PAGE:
Letters: Sam Slota-Newson writes to local press regarding recent ram raids

Letter on ram raids sent to Walden Local, SW Reporter and Dunmow Broadcast:

To the Editor

I have read the reporting on the recent ram raids with interest and some concern. There has rightly been significant coverage of these incidents and lots of comment from residents and local councillors. Some of those commenting suggest there is a problem with policing in the Saffron Walden area or that particular policy decisions have led to this recent run of ram raids. This is an oversimplification that misdiagnosis the issue and doesn’t help identify solutions.

Conducting a little research into ram raiding reveals that these are not opportunistic crimes. They are well planned by organised criminal gangs who will reconnoitre targets, routes and police presence before deciding when and where to strike. It is great that Essex Police have increased patrols to provide reassurance after these attacks, but we need to acknowledge that these professional criminals will not be deterred by one or two more bobbies on the beat. Additionally, BBC footage from an officer attempting, unsuccessfully, to intervene during a ram raid in Birmingham in March, shows what little a lone officer can do against an organised gang. There have been a spate of ram raids across the country this year, in both towns and rural areas, but rural areas seem to be a particular target, partly because they are sparsely populated and also it is easier to get away to a main road, without the risk of getting hemmed in by responding police cars.  The point I am making is that this problem is not unique to Uttlesford and is not driven by local policies or decisions.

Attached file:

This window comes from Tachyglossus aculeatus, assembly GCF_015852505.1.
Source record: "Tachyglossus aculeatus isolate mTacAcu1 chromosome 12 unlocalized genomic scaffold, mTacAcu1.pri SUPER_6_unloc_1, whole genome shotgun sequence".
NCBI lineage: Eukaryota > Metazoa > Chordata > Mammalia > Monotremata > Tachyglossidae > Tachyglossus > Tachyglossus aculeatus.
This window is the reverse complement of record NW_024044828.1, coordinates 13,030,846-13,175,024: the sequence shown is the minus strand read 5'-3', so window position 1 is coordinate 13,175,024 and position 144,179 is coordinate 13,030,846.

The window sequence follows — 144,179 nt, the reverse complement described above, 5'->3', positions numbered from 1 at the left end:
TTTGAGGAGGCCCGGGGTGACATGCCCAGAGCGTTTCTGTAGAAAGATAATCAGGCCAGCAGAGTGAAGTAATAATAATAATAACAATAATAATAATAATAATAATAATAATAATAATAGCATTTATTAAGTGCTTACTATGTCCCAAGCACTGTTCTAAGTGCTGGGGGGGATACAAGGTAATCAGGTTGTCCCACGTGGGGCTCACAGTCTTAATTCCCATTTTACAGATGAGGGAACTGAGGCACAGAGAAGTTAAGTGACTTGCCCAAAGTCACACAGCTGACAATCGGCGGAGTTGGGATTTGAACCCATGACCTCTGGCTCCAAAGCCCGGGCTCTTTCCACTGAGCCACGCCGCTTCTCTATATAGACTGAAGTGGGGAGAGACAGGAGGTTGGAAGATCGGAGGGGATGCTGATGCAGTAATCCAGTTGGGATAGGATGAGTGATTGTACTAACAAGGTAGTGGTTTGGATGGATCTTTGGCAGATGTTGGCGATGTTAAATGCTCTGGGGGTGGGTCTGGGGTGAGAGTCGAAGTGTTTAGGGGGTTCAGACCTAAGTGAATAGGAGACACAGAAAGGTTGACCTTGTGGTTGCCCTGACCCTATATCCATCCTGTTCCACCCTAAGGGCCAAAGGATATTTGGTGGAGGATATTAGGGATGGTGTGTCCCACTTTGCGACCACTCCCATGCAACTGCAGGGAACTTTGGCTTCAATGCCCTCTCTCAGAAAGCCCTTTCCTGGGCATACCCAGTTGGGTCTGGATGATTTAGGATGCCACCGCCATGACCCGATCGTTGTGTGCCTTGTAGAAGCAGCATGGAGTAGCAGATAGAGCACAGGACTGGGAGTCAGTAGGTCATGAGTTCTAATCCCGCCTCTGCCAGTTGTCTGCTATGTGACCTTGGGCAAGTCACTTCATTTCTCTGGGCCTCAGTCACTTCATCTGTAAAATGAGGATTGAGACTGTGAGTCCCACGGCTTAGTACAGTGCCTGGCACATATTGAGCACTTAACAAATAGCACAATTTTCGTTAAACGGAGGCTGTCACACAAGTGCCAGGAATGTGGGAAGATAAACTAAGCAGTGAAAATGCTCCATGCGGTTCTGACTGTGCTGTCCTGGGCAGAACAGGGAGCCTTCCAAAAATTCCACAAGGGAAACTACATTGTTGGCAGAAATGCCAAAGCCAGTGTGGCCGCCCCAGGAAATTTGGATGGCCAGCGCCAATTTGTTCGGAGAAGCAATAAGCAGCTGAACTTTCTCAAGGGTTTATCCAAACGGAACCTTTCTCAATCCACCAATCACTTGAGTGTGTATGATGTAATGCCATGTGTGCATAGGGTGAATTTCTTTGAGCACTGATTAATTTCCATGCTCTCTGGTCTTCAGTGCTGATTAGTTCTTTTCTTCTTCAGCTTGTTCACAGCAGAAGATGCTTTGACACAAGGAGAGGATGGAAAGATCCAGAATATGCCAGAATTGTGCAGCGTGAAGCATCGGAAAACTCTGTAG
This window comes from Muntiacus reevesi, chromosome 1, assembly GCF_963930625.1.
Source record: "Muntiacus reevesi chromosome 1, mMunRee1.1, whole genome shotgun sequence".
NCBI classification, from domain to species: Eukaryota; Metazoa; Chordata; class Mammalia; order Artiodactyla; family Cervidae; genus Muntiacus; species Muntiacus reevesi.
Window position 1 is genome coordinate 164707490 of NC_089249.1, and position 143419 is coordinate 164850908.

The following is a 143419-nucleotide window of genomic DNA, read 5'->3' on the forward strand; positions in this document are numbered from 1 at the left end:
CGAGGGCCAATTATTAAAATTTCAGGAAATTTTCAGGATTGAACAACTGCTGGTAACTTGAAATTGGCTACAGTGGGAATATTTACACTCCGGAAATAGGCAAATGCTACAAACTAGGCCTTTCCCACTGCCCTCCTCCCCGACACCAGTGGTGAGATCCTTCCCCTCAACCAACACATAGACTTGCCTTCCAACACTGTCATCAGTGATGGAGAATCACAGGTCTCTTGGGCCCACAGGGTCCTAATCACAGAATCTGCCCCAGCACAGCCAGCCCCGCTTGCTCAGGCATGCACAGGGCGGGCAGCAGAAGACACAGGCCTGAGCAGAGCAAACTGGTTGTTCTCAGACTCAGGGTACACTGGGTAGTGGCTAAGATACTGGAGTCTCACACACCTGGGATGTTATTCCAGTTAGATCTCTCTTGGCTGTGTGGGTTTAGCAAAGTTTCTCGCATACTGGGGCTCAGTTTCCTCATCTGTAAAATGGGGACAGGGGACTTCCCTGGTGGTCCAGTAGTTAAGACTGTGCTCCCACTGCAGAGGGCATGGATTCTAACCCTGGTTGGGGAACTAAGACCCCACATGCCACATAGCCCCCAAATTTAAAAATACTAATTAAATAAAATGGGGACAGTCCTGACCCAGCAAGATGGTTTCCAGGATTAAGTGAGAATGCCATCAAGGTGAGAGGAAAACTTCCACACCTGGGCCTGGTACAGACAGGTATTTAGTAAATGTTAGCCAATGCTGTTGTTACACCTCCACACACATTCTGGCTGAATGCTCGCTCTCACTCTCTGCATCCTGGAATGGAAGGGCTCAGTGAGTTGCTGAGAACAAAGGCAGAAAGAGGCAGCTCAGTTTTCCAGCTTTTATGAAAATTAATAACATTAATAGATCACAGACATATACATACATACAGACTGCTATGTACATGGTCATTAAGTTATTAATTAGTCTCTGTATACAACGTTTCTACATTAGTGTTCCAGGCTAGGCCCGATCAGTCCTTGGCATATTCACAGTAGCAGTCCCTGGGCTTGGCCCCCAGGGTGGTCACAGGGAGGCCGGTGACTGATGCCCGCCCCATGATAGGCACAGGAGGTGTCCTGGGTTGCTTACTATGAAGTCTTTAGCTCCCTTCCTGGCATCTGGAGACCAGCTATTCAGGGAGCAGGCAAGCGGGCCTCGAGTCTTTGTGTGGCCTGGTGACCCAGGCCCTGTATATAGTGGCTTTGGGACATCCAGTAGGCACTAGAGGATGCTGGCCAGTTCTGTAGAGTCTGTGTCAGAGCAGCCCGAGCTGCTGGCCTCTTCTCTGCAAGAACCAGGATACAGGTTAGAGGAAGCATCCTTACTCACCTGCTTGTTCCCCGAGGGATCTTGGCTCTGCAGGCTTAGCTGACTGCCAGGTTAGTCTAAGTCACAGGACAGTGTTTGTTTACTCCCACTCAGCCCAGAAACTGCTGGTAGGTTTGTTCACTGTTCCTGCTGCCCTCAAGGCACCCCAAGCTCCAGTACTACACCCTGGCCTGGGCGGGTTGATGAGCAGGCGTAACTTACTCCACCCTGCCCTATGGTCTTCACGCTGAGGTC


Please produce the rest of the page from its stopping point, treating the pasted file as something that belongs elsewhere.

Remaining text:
Just as the increase in the value of mobile phones and the trend of walk around with them in hand, has made “moped mugging” a worthwhile activity for criminal gangs in London and other cities, something in the cost-benefit analysis of ram raiding has changed. The solution will likely require a combination of actions. Defensive measures, such as bollards may help, a successful investigation and a few convictions will make ram raiding less attractive and I am sure ATM manufacturers and police experts are considering whether trackers, dye packets or some other technological measures might help. Sophisticated crime requires a sophisticated response.

I like our police, they do a great job, but I know that the solution to this particular problem is more complex than more bobbies on the beat and to pretend otherwise helps no one.


Sam Slota-Newson
Wendens Ambo